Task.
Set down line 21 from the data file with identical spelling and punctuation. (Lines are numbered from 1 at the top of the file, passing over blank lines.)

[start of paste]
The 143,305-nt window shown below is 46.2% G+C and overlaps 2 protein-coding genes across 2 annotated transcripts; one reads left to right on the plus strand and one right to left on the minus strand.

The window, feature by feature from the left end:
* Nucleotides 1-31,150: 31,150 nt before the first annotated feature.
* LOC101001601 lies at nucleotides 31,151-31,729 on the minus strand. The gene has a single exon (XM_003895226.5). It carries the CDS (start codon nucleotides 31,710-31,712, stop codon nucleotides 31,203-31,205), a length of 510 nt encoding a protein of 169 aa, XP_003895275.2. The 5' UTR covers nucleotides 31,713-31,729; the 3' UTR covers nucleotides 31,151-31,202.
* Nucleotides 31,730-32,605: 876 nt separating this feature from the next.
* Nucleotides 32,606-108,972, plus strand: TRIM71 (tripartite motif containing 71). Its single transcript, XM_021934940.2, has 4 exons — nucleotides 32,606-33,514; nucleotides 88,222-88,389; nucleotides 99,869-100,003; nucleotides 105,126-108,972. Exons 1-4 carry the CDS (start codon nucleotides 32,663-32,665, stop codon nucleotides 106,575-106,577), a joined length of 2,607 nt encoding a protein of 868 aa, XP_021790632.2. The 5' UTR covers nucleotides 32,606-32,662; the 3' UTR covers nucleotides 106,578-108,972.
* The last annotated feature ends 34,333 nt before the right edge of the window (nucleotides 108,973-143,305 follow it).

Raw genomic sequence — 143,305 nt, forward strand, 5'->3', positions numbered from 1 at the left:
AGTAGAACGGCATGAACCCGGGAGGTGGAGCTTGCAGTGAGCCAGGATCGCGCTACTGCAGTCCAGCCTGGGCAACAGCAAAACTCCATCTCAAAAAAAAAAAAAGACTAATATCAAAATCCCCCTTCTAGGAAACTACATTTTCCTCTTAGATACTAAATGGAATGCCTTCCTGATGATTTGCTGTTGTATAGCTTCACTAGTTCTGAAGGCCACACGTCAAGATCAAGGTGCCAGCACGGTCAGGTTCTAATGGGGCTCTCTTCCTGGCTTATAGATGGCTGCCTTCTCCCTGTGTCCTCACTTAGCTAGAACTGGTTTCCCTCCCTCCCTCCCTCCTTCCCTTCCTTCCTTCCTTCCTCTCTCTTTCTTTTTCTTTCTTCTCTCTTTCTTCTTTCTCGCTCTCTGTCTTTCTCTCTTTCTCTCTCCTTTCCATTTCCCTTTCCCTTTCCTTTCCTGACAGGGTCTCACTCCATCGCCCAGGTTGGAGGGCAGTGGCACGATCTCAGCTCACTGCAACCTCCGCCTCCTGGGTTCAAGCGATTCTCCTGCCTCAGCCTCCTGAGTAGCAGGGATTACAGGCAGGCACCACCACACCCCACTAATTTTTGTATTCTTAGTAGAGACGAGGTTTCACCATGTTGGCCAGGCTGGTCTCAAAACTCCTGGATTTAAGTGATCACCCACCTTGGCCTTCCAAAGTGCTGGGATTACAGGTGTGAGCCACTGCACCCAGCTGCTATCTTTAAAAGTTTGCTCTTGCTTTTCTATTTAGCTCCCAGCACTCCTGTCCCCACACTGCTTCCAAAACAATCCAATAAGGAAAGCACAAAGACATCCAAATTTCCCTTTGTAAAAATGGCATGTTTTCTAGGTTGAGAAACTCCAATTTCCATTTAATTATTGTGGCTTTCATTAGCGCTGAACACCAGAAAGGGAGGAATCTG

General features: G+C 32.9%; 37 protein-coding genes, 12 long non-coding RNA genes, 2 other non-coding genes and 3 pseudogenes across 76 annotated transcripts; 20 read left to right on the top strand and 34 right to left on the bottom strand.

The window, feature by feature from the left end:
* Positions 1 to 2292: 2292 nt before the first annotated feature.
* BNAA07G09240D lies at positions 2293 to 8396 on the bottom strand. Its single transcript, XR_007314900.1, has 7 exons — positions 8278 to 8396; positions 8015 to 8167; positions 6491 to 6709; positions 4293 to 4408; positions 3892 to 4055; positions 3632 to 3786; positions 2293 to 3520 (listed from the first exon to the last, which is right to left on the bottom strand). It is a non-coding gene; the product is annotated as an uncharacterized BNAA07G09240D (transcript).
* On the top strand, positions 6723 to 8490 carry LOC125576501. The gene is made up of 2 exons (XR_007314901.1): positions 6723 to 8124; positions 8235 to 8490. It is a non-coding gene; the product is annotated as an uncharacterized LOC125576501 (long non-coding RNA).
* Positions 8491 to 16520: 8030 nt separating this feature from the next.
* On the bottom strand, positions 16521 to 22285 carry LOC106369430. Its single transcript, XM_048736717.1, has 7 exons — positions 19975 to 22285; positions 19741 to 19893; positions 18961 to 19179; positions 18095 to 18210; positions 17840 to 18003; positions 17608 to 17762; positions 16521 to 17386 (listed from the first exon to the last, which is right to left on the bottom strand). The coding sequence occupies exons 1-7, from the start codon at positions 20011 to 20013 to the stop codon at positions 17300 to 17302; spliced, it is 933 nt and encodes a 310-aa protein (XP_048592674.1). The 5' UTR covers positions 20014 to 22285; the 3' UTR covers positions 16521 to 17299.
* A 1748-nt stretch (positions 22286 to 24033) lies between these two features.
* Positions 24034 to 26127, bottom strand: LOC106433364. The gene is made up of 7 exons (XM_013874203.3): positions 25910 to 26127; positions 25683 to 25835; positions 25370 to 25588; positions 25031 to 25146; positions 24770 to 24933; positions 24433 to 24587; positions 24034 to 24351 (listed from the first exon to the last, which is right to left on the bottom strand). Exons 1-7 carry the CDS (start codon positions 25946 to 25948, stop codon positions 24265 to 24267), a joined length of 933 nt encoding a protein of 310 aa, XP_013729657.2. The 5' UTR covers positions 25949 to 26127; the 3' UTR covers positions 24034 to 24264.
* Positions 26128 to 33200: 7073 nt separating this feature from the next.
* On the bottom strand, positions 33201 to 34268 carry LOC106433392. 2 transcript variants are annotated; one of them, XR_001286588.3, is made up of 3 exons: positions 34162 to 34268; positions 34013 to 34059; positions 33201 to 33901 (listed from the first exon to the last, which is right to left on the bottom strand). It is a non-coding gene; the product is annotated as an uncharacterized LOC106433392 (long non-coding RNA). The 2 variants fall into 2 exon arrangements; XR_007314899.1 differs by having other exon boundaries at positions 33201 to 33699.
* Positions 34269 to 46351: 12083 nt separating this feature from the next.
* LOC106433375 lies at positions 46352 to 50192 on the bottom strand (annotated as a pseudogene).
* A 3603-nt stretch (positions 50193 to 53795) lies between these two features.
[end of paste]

* Positions 34269 to 46351: 12083 nt separating this feature from the next.